Through a Glass Darkly
For now we see through a glass, darkly; but then face to face: now I know in part; but then shall I know even as also I am known.
1 Corinthians 13
When the Apostle Paul wrote the above words he was acknowledging that, even he, in spite of his magnificent intellectual and spiritual gifts, could not see the future in detail. But that does not mean that he was blind, he could see an outline as to what the future may look like. (Scholars tell us that a better translation uses the word ‘mirror’ rather than ‘glass’ as in window pane. However, the lesson is the same — the future is blurry.)
So it is for us with climate change. No one know exactly how it will play out in detail. But the general trajectory is clear — atmospheric temperatures are rising, the oceans are becoming more acidic, species are going extinct at an alarming rate and the forests are being destroyed. There is no way in which our current way of life can survive these changes unscathed. Nevertheless, if we are to develop a suitable response to climate change and other Age of Limits predicaments we have to attempt to forecast the future, at least in outline.
At this page we consider some of the reasons for being modest and cautious when it come to making predictions.
I never make predictions, and I never will
Consider the following image of a fogged-up window. When we first look at the picture all that we see is a blur. But, on closer inspection, we see that there are railings, a river and hills in the distance. We cannot see the details but we can see an outline, and the harder we look the more we can see. So it is with our view of the future in an Age of Limits. We cannot predict what will happen in detail, and specific predictions are often wrong. But we have a general sense as where we may be heading. Therefore, although we must be cautious and modest about predictions, we still have a responsibility to think about what that future holds, and to have the courage to take action based on our understanding.
An additional difficulty to do with predicting the future is selecting the time frame. Is “the future” tomorrow, a week from now, five years away or a generation out? The further away it is, the less accurate our predictions will be. We can say with confidence that tomorrow will be much like today, and that the world five years from now will probably not be too different from what it is now. But beyond that the future looks increasingly hazy. After all, who would have predicted as little as ten years ago the impact that social media and mobile phones have already had on the lives of billions of people?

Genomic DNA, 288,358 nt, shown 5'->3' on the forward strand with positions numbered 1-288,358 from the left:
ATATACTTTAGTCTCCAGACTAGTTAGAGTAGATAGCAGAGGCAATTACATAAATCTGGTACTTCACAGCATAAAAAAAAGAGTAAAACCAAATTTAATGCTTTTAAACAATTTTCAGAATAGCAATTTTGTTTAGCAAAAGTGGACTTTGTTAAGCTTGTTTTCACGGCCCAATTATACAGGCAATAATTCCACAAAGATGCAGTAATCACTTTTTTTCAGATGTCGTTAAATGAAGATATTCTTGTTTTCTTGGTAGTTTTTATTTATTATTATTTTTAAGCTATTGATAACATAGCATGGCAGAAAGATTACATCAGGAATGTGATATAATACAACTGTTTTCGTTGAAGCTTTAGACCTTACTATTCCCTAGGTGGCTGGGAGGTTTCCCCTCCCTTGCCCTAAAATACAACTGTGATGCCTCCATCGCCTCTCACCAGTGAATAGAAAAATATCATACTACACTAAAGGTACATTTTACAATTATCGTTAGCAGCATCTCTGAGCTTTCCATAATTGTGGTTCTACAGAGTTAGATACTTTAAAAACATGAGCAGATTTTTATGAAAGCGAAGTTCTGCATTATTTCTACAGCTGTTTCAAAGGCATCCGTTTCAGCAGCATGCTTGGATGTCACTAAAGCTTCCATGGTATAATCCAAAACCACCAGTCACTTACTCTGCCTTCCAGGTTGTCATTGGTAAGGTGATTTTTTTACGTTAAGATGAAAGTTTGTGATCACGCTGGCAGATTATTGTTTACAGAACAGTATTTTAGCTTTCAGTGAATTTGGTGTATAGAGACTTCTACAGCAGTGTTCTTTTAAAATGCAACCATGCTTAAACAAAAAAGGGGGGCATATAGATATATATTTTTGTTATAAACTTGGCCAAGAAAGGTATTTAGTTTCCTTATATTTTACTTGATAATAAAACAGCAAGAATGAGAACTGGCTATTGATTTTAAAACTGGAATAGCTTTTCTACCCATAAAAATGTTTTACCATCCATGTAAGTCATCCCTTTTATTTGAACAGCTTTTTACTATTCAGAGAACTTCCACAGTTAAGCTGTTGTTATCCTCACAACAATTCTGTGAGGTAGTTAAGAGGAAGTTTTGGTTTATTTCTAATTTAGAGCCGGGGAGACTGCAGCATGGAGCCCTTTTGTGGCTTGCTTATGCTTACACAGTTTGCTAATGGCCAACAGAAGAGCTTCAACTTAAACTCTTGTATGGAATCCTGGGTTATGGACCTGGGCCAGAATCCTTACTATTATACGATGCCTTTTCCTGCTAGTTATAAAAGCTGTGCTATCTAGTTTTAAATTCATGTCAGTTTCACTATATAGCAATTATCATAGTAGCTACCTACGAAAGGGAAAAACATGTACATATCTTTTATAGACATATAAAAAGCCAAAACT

The future is not what it used to be
There is no shortage of failed predictions to illustrate the fogginess of the future. Here are three examples.
Toward the end of December each year it is customary us to make predictions for the coming year. I wonder how many people predicted the following in December 2019.
That within just three months the world would be engulfed in an uncontrollable pandemic that would infect millions and cause the deaths of hundreds of thousands.
There would be no vaccine or other means of effectively containing the disease.
In the United States alone, tens of millions of people would find themselves suddenly without work, and thousands of small businesses would close.
Whole industries, such as commercial air flights, cruise vacations and shopping centers would experience dramatic, and often near-fatal, declines.
The shale oil industry would decline almost to a point of collapse.
Once more in the United States, Confederate statues that had stood for over a century would be summarily removed.
Yet every one of these events took place.
The need for humility and caution when it comes to predicting the future is personal (see the post My Journey). I started to take an interest in ‘Age of Limits’ issues around the year 2010. This was the time when the ‘Peak Oil’ meme had a high profile. The situation appeared to be obvious.
The supply of oil in the earth’s crust is finite.
We extract the easy, low-cost oil first.
Therefore extraction costs steadily rise.
Hence we will see a steady increase in the price of oil, along with shortages and supply limitations.
The chart below shows the price of crude oil in dollars per barrel between the years 2004 and 2018. We can see how these predictions played out.